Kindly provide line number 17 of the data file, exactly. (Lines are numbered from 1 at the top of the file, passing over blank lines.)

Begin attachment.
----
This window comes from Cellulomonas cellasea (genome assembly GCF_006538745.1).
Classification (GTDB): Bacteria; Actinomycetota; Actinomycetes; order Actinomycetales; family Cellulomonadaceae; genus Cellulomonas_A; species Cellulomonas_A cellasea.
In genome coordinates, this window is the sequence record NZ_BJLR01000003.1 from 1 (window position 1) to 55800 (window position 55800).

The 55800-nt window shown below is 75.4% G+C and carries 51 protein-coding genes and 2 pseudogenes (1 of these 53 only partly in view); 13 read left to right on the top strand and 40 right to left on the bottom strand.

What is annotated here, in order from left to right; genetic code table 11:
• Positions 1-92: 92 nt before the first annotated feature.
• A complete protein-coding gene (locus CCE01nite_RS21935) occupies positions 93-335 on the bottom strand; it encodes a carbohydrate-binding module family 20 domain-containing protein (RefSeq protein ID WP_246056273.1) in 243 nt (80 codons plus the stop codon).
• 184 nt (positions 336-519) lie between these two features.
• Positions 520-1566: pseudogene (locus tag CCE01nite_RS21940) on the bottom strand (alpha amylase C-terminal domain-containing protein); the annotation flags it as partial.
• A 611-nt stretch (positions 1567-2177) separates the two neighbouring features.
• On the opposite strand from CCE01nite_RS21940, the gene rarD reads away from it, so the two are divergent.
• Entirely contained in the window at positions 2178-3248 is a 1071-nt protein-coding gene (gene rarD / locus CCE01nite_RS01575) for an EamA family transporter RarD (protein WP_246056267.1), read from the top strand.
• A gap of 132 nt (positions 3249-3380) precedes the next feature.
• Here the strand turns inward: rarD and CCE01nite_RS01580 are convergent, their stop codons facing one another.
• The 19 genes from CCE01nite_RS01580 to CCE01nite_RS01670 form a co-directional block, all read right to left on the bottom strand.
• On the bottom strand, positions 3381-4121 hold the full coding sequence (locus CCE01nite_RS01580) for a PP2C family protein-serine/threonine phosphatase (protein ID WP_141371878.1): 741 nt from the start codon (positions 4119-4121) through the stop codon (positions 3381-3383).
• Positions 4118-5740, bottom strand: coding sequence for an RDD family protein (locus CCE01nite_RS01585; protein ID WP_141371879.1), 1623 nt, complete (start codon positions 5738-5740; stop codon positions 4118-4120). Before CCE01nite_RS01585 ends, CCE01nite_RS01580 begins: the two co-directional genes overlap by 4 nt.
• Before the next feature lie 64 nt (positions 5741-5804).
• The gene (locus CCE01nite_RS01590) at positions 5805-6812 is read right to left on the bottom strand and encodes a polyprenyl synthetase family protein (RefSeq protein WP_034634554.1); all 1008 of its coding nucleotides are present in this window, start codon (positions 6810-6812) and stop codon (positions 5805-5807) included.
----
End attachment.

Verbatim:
• Positions 4118-5740, bottom strand: coding sequence for an RDD family protein (locus CCE01nite_RS01585; protein ID WP_141371879.1), 1623 nt, complete (start codon positions 5738-5740; stop codon positions 4118-4120). Before CCE01nite_RS01585 ends, CCE01nite_RS01580 begins: the two co-directional genes overlap by 4 nt.